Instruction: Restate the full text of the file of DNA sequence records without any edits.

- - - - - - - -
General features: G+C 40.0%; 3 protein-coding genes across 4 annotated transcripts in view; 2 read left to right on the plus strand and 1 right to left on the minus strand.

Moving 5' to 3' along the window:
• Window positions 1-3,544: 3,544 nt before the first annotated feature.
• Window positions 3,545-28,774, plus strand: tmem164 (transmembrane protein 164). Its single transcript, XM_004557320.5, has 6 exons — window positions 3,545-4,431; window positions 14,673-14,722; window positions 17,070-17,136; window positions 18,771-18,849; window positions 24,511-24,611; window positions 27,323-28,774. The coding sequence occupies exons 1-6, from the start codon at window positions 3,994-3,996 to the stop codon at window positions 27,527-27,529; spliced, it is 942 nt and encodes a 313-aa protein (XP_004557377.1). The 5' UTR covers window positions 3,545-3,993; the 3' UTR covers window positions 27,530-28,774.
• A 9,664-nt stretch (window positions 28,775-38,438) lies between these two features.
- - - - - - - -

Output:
General features: G+C 40.0%; 3 protein-coding genes across 4 annotated transcripts in view; 2 read left to right on the plus strand and 1 right to left on the minus strand.

Moving 5' to 3' along the window:
• Window positions 1-3,544: 3,544 nt before the first annotated feature.
• Window positions 3,545-28,774, plus strand: tmem164 (transmembrane protein 164). Its single transcript, XM_004557320.5, has 6 exons — window positions 3,545-4,431; window positions 14,673-14,722; window positions 17,070-17,136; window positions 18,771-18,849; window positions 24,511-24,611; window positions 27,323-28,774. The coding sequence occupies exons 1-6, from the start codon at window positions 3,994-3,996 to the stop codon at window positions 27,527-27,529; spliced, it is 942 nt and encodes a 313-aa protein (XP_004557377.1). The 5' UTR covers window positions 3,545-3,993; the 3' UTR covers window positions 27,530-28,774.
• A 9,664-nt stretch (window positions 28,775-38,438) lies between these two features.